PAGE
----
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Bridge Visitors Get View of Mysterious Fish Kill

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It's not the 83,000 fish that were found dead back in December, but another fish kill is being looked at along the Arkansas River.

This time the kill is much closer to the capitol city. In fact, the dead fish are being spotted along a newly opened pedestrian bridge.

Investigators with the Arkansas Game and Fish Commission worked Tuesday afternoon to estimate the size of this latest fish kill.

Theyalong with the Department of Environmental Qualityare also looking for a cause.

The natural beauty of the area around the newly opened Two Rivers Bridge attracts artists as well as fitness enthusiasts from bicyclists to strollers.

But this week there is another, less aesthetic sight capturing the attention of sightseers.

Dead fish.

And lots of them.

Some on the shoreline, others floating in the river.

Investigators were on the scene to determine the species affected, estimate the number of fish affected, and gather samples and information to help determine a cause.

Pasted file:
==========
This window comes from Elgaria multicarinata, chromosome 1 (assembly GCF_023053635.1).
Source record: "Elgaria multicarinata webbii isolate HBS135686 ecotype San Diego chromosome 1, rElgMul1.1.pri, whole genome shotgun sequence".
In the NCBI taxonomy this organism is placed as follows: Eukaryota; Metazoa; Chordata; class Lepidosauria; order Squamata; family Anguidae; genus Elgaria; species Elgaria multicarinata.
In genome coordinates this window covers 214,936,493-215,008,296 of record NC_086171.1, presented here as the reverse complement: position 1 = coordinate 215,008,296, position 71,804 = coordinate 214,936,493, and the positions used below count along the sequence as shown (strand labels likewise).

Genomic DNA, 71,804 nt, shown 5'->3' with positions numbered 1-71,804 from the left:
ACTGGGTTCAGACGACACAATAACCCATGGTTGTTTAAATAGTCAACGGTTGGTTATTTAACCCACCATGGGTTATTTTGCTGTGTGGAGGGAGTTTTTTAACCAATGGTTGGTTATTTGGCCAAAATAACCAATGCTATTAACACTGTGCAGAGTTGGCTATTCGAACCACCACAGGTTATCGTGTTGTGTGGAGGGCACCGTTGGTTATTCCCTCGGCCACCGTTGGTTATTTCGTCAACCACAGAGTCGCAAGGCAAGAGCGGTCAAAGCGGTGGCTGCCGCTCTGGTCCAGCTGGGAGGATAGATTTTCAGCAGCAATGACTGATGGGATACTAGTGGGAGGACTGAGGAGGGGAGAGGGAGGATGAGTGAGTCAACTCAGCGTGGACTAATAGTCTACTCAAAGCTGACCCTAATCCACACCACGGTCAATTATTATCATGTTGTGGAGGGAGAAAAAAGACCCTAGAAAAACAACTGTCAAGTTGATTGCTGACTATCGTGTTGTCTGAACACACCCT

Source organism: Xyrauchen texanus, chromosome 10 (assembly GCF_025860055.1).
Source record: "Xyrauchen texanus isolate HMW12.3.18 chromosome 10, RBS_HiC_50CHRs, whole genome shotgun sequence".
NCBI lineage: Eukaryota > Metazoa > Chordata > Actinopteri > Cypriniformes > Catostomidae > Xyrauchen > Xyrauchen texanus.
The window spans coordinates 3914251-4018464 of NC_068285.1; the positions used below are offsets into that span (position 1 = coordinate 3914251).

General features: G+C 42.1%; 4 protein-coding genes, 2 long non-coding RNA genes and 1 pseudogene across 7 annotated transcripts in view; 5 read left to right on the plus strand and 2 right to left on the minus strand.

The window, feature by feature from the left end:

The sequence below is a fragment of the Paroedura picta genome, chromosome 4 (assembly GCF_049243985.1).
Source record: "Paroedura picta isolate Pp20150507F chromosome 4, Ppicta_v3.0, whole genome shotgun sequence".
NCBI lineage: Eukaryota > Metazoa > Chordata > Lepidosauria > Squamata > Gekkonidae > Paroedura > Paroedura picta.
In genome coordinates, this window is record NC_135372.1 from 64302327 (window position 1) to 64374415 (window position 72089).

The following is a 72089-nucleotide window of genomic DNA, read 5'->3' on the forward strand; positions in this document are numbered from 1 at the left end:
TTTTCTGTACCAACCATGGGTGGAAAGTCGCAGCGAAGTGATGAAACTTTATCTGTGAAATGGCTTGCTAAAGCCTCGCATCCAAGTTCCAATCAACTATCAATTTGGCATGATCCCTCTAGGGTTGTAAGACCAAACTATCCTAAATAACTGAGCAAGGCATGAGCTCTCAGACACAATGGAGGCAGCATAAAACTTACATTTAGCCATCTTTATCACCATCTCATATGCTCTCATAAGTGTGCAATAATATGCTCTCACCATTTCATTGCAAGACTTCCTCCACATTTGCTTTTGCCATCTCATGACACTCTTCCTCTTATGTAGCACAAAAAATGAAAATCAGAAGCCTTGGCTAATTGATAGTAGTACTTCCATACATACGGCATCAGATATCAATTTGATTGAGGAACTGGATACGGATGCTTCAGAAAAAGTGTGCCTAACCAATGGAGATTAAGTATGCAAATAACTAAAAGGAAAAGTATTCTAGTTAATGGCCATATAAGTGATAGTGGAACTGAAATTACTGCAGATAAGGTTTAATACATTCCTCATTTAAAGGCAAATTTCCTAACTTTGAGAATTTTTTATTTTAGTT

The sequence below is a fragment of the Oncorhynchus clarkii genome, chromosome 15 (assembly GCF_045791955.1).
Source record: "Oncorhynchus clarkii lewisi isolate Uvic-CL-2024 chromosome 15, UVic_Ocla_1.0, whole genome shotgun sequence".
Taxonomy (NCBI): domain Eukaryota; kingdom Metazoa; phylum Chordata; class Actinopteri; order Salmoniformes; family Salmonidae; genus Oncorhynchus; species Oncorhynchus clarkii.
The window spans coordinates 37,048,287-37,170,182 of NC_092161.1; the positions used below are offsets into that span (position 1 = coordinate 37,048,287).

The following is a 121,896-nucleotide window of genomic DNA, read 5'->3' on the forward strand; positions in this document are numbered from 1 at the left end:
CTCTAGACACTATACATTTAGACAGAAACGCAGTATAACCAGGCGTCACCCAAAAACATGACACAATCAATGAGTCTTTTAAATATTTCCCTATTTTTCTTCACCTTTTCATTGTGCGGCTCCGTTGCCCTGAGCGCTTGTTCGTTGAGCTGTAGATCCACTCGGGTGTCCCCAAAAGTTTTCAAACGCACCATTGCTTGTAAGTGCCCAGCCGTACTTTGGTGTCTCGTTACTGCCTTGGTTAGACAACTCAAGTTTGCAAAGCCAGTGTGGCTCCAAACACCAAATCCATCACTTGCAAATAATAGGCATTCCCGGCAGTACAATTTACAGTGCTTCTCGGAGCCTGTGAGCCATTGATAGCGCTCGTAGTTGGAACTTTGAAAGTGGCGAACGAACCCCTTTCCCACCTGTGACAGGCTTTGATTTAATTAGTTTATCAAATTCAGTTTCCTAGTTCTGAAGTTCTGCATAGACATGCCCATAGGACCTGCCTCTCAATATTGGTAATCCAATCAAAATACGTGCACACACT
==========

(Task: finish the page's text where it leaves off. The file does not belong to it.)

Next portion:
It appears only one type of fishwhite bassis dead or dying. Other species appear finewhich suggests the cause of the kill is not chemicals or toxins.

Last month discharge from a paper mill caused a major kill in Louisiana and Mississippi (Pearl River). Back in June it was hot weather that killed off fish in a Virginia lake (Smith Mountain Lake). Bacteria was to blame for a major Georgia fish kill in May (Ogeechee River). And last winter cold weather killed two million fish in Maryland's Chesapeake Bay.

Many months after 83,000 freshwater drum fish went belly-up in the Arkansas River it was determined that ten spillways opened at Ozark Dam for ten hours caused gas bubble trauma in the dead fish.

Now investigators are working to solve another dead fish mystery.

The most common cause of major fish kills is oxygen depletion, but oxygen levels in the river tested normal on Tuesday.

Infectious diseases, parasites, pollution, temperature changes and underwater explosions are other possibilities.

Air date: September 20th, 2011

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